Figure 2. Typical example showing the film thickness as a function of number of ALD cycles, illustrating the linear growth behavior which is typical for ALD. The growth per cycle (GPC) can be defined as the slope of the thickness as a function of cycles. In case the deposited atoms or mass is measured as function of cycles, the GPC is given in terms of atoms per unit area or grams per unit area deposited per cycle.
To confirm self-limiting growth, one of the key characteristics of ALD, the growth per cycle (GPC) has to be determined as a function of dosing and purge times. In the case of a standard AB-type (i.e. two-step) process, the precursor dosing time, precursor purge time, the co-reactant exposure time and co-reactant purge time need to be optimized. This is done by choosing a relatively long time for three of the four times and keeping those constant, while varying the fourth. This needs to be done for every step and, logically, the first step would be to confirm saturation of the precursor dosing time (See Figure 3a). After this the saturation of the other dosing times can be investigated, and perhaps the whole procedure has to be reiterated with slightly different dosing and purge times based on the findings.
Ideally, a clear plateau is observed when investigating saturation, meaning that the GPC does not increase or decrease when more precursor/co-reactant is dosed, or the purge time is extended.9 Certain phenomena can however cause deviation, such as precursor condensation and precursor decomposition in the case of the precursor saturation curve. In addition, too short co-reactant dosing times can cause impurity incorporation, while too short purge times (See Figure 3b) can lead to a parasitic CVD component (i.e. reaction of the precursor and co-reactant molecules in the gas phase or at the surface), which can impact conformal and uniform deposition. Too long dosing and purge times, on the other hand, can significantly slow down the experiment, or in the case of industrial application, fabrication time. Note that it can also be insightful to perform experiments where only the precursor or co-reactant is dosed, to see if this leads to film deposition or modification of the substrate. Furthermore, saturation should also be confirmed at other process conditions, such as different table temperatures, as will be addressed later.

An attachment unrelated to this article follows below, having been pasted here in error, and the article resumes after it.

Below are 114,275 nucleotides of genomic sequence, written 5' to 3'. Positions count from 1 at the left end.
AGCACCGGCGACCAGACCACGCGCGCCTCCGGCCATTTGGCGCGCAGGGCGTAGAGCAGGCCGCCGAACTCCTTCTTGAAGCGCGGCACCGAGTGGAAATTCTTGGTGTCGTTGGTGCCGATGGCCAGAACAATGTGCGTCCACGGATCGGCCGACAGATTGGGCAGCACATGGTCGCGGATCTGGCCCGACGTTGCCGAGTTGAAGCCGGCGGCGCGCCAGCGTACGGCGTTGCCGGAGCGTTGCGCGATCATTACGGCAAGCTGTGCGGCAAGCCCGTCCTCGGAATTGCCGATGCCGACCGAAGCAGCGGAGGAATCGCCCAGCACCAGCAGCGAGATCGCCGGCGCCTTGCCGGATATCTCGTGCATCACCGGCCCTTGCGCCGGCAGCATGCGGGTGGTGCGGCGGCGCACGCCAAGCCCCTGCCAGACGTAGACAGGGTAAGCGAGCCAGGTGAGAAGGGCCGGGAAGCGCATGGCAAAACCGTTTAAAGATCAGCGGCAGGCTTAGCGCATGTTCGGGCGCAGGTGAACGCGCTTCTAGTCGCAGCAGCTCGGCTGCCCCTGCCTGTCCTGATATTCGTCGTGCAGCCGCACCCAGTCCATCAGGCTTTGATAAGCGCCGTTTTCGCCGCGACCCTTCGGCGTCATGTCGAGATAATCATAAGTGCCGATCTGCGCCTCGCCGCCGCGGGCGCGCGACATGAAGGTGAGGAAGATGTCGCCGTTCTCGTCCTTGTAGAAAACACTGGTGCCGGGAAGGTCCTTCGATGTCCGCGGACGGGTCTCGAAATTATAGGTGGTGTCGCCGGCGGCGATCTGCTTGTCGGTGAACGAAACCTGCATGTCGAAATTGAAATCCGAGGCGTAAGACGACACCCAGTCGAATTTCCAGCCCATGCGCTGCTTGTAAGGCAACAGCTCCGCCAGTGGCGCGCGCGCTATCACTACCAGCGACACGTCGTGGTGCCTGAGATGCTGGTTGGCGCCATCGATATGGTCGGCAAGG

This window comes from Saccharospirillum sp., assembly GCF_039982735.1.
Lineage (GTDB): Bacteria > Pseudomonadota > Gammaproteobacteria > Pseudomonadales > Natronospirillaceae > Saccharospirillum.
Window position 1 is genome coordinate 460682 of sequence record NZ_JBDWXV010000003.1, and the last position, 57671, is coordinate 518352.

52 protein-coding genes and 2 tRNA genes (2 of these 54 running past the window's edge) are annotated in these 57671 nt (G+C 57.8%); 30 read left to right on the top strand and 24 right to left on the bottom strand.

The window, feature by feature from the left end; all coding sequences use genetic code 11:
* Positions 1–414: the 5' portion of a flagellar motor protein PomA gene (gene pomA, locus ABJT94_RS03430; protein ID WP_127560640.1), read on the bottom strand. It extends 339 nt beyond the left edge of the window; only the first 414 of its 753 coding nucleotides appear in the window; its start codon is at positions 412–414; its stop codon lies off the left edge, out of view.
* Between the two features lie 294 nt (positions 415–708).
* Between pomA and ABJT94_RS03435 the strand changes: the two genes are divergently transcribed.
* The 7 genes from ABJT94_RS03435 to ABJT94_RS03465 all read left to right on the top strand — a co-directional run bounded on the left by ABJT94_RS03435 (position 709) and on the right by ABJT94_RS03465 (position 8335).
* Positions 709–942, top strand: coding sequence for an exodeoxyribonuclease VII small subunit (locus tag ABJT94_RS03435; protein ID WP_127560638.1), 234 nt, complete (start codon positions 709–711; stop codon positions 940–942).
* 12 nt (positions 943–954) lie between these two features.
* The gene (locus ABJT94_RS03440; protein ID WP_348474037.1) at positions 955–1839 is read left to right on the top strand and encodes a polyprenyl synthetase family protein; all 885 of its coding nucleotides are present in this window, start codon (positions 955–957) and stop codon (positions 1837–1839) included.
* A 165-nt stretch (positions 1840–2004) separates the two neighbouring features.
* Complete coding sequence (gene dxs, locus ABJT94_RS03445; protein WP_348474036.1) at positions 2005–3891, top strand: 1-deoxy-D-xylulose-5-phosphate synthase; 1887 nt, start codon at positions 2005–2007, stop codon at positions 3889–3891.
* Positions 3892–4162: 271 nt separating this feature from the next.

Figure 3. Idealized growth per cycle (GPC) as a function of (a) reactant (precursor or co-reactant) dosing time and (b) purge time, illustrating the self-limiting ALD behavior. After saturation is reached, dosing additional precursor, or prolonging the purge time does not lead to a change in GPC. Note that it is important to include a measurement for the data point corresponding to 0 s precursor (or co-reactant) dosing time. When purge times are too short, parasitic CVD can occur, leading to a higher GPC.
5. Material properties
Apart from the desired chemical composition, several other material properties are highly important. Depending on the application of the ALD films, it can be of interest to check the following: optical properties (refractive index n, absorption coefficient α), electrical properties (resistivity ρ, carrier density Ne and mobility µ), film and surface morphology (roughness, crystallinity Xc), et cetera. Note that the material properties are strongly linked to the chemical composition of the films, which should be investigated in detail first, and that tuning of the chemical composition can enable different material properties.
6. Temperature dependence
Varying the deposition temperature can have a significant effect on both the growth behavior and the material properties. For this reason, it is advised to deposit films over a range of substrate temperatures, for example between 50 °C and 350 °C. ALD researchers often speak about an ALD window, i.e. a region where the GPC is (nearly) constant, allowing for reliable and repeatable results despite slight temperature variations (See Figure 4).10 However, this constant GPC is not a necessity for an ALD process, and it is mostly important that saturation behavior is found for all temperatures. Effects such as precursor condensation (at low temperature) and precursor decomposition (at high temperature) can namely become visible by verifying saturation at various temperatures. While a constant GPC is a desirable feature, numerous reports actually exist of ALD processes that demonstrate a temperature dependent GPC, but do show saturating ALD behavior over a wide temperature range.
Figure 4. Growth per cycle (GPC) as a function of deposition temperature, showing the idealized ALD window. In addition, precursor related phenomena which can occur at high or low temperature are indicated.
It should be noted that the actual temperature of the sample can be significantly lower than the set temperature of the substrate table, especially when working with a warm (instead of hot) wall reactor at high vacuum. This difference in temperature can be due to the poor thermal contact between the table and the sample, which is pressure dependent.
Another important merit of ALD is the uniformity of the film over large area substrates.11 Often, saturation is verified using coupon samples at the center of the substrate table, which doesn’t mean that precursor or co-reactant dosing is sufficient everywhere. Moreover, non-uniformity is generally a clearer signal of a CVD component than obtained through saturation curves. Hence, a good uniformity is evidence that the process is a well-behaving ALD process. Therefore, it is a recommended that a film is deposited on the largest substrate that fits in the ALD reactor. Most importantly, the thickness variation can easily be determined, either manually, or using an automated mapping stage. However, certain material properties such as composition and resistivity can also be important with respect to uniformity. It might for example be that the thickness uniformity of the deposited film is good, while the resistivity of the film varies significantly over the substrate.